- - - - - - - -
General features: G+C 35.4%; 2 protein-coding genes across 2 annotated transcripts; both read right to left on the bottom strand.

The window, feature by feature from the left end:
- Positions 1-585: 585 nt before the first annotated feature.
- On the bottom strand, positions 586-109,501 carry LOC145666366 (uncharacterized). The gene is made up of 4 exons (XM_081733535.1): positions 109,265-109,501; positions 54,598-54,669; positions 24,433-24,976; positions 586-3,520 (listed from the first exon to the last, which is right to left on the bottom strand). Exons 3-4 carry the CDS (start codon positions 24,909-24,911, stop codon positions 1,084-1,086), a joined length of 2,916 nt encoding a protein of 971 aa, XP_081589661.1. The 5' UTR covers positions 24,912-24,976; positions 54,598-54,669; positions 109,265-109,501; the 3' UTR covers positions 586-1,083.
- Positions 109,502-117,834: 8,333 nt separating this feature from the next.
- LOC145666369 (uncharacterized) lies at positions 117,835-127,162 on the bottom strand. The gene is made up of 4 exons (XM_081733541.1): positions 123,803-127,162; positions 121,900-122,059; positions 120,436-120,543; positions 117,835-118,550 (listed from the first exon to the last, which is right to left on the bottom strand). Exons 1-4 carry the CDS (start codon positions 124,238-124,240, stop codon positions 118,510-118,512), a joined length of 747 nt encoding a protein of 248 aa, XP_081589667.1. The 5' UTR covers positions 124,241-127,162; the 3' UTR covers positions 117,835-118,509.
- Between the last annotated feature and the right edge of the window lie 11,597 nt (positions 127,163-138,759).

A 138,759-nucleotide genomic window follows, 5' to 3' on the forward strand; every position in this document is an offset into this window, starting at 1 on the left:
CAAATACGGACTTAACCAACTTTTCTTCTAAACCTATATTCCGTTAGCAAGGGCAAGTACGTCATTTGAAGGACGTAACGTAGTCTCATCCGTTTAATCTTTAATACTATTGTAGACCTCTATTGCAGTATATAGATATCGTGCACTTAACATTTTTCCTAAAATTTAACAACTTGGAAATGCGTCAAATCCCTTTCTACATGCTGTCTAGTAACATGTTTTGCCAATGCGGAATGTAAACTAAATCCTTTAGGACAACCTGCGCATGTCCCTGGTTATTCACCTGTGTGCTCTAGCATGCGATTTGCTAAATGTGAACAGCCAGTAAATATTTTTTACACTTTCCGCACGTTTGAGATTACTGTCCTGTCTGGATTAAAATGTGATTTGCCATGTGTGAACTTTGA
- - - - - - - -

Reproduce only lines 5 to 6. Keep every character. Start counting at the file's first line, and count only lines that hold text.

- Positions 109,502-117,834: 8,333 nt separating this feature from the next.
- LOC145666369 (uncharacterized) lies at positions 117,835-127,162 on the bottom strand. The gene is made up of 4 exons (XM_081733541.1): positions 123,803-127,162; positions 121,900-122,059; positions 120,436-120,543; positions 117,835-118,550 (listed from the first exon to the last, which is right to left on the bottom strand). Exons 1-4 carry the CDS (start codon positions 124,238-124,240, stop codon positions 118,510-118,512), a joined length of 747 nt encoding a protein of 248 aa, XP_081589667.1. The 5' UTR covers positions 124,241-127,162; the 3' UTR covers positions 117,835-118,509.